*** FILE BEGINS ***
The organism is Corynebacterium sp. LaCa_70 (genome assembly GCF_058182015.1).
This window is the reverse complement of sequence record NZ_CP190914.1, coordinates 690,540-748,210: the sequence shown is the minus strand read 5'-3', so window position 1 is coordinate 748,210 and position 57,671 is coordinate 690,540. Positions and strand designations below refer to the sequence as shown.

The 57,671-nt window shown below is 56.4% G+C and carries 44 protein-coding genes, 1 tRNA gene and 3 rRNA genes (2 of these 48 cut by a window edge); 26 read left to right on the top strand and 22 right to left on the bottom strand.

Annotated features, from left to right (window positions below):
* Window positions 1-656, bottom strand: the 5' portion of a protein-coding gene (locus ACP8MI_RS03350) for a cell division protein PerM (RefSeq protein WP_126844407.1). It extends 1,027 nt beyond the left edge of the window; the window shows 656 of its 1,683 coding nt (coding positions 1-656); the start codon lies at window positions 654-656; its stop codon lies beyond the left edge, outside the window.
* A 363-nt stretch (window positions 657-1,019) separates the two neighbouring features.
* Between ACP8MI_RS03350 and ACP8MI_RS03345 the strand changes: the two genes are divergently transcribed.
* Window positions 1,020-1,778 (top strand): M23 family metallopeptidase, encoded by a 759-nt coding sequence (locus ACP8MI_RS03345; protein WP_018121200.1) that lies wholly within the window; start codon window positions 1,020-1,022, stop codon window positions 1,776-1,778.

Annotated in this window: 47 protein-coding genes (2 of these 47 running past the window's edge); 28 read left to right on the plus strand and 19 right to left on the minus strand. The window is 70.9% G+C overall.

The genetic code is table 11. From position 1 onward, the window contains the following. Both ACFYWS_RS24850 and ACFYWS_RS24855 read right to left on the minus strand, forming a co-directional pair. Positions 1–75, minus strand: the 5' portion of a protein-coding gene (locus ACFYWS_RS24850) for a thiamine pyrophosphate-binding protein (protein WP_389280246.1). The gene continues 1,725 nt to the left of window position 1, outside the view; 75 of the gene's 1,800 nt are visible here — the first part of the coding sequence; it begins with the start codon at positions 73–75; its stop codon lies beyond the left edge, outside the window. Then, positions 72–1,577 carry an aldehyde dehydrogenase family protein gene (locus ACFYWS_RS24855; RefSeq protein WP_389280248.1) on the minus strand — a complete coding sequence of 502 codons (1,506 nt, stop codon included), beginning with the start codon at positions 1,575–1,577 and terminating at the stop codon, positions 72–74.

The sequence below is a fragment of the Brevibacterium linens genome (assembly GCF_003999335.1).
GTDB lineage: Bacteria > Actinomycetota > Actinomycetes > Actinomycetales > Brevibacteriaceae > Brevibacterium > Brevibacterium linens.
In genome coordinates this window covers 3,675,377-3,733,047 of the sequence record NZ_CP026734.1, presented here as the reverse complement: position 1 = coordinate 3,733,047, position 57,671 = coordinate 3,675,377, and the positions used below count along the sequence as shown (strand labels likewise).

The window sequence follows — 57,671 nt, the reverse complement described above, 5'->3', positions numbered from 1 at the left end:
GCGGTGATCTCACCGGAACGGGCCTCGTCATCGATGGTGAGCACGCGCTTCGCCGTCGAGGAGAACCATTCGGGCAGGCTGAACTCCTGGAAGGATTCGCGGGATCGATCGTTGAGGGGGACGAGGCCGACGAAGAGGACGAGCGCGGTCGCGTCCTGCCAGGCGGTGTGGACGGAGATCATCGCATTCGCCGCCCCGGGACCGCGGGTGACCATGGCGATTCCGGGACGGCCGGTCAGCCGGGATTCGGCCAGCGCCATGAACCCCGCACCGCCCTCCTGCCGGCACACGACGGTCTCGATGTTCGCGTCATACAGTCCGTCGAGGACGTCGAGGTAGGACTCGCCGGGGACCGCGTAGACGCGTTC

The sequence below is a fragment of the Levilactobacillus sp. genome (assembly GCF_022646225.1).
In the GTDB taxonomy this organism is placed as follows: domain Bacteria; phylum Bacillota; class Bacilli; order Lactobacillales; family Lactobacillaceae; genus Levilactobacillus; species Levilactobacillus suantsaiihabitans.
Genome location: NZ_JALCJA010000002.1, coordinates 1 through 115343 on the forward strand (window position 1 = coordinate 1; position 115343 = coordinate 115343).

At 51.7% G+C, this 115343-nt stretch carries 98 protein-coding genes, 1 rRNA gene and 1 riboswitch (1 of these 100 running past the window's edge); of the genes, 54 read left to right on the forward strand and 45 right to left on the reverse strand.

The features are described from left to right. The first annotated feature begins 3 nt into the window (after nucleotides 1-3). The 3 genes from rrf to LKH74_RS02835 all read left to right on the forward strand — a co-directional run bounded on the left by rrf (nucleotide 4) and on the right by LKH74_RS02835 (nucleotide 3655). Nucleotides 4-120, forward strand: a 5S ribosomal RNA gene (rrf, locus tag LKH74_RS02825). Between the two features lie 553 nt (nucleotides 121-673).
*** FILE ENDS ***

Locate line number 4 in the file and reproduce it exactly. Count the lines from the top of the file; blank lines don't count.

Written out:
Annotated features, from left to right (window positions below):